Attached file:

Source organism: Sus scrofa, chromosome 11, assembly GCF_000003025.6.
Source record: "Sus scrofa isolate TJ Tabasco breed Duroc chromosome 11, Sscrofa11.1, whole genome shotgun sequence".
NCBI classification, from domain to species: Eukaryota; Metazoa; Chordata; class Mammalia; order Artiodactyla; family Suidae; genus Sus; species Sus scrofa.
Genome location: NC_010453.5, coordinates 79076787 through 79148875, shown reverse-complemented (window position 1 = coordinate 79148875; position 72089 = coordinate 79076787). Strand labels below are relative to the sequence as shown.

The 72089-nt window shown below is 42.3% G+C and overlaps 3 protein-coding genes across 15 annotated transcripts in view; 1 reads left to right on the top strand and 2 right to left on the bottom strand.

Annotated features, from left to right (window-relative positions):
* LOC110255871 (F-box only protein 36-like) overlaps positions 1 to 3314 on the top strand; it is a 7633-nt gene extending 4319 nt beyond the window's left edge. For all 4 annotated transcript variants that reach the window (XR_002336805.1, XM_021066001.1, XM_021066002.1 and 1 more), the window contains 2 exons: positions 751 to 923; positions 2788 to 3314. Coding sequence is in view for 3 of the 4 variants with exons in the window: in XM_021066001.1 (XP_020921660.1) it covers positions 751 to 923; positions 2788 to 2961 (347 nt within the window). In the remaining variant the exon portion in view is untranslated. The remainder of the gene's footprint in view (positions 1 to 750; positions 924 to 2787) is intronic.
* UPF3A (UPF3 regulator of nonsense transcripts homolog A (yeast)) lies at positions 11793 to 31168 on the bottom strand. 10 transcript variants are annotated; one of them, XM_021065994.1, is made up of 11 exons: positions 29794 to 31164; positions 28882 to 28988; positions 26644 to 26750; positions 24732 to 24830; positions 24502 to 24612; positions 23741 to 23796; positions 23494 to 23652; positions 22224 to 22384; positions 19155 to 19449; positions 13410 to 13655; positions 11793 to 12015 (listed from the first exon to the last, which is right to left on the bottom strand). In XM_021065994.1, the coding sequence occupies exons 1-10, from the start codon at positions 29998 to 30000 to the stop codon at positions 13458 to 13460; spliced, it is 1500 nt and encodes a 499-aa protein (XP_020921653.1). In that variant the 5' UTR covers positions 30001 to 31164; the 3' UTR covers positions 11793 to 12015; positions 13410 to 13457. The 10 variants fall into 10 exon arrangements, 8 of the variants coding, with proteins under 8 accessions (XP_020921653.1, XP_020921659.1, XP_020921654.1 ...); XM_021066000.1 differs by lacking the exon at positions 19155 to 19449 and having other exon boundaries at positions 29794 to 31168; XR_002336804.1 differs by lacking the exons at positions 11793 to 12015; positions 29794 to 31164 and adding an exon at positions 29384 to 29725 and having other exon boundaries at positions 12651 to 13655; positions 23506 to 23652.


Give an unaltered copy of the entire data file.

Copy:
Source organism: Sus scrofa, chromosome 11, assembly GCF_000003025.6.
Source record: "Sus scrofa isolate TJ Tabasco breed Duroc chromosome 11, Sscrofa11.1, whole genome shotgun sequence".
NCBI classification, from domain to species: Eukaryota; Metazoa; Chordata; class Mammalia; order Artiodactyla; family Suidae; genus Sus; species Sus scrofa.
Genome location: NC_010453.5, coordinates 79076787 through 79148875, shown reverse-complemented (window position 1 = coordinate 79148875; position 72089 = coordinate 79076787). Strand labels below are relative to the sequence as shown.

The 72089-nt window shown below is 42.3% G+C and overlaps 3 protein-coding genes across 15 annotated transcripts in view; 1 reads left to right on the top strand and 2 right to left on the bottom strand.

Annotated features, from left to right (window-relative positions):
* LOC110255871 (F-box only protein 36-like) overlaps positions 1 to 3314 on the top strand; it is a 7633-nt gene extending 4319 nt beyond the window's left edge. For all 4 annotated transcript variants that reach the window (XR_002336805.1, XM_021066001.1, XM_021066002.1 and 1 more), the window contains 2 exons: positions 751 to 923; positions 2788 to 3314. Coding sequence is in view for 3 of the 4 variants with exons in the window: in XM_021066001.1 (XP_020921660.1) it covers positions 751 to 923; positions 2788 to 2961 (347 nt within the window). In the remaining variant the exon portion in view is untranslated. The remainder of the gene's footprint in view (positions 1 to 750; positions 924 to 2787) is intronic.
* UPF3A (UPF3 regulator of nonsense transcripts homolog A (yeast)) lies at positions 11793 to 31168 on the bottom strand. 10 transcript variants are annotated; one of them, XM_021065994.1, is made up of 11 exons: positions 29794 to 31164; positions 28882 to 28988; positions 26644 to 26750; positions 24732 to 24830; positions 24502 to 24612; positions 23741 to 23796; positions 23494 to 23652; positions 22224 to 22384; positions 19155 to 19449; positions 13410 to 13655; positions 11793 to 12015 (listed from the first exon to the last, which is right to left on the bottom strand). In XM_021065994.1, the coding sequence occupies exons 1-10, from the start codon at positions 29998 to 30000 to the stop codon at positions 13458 to 13460; spliced, it is 1500 nt and encodes a 499-aa protein (XP_020921653.1). In that variant the 5' UTR covers positions 30001 to 31164; the 3' UTR covers positions 11793 to 12015; positions 13410 to 13457. The 10 variants fall into 10 exon arrangements, 8 of the variants coding, with proteins under 8 accessions (XP_020921653.1, XP_020921659.1, XP_020921654.1 ...); XM_021066000.1 differs by lacking the exon at positions 19155 to 19449 and having other exon boundaries at positions 29794 to 31168; XR_002336804.1 differs by lacking the exons at positions 11793 to 12015; positions 29794 to 31164 and adding an exon at positions 29384 to 29725 and having other exon boundaries at positions 12651 to 13655; positions 23506 to 23652.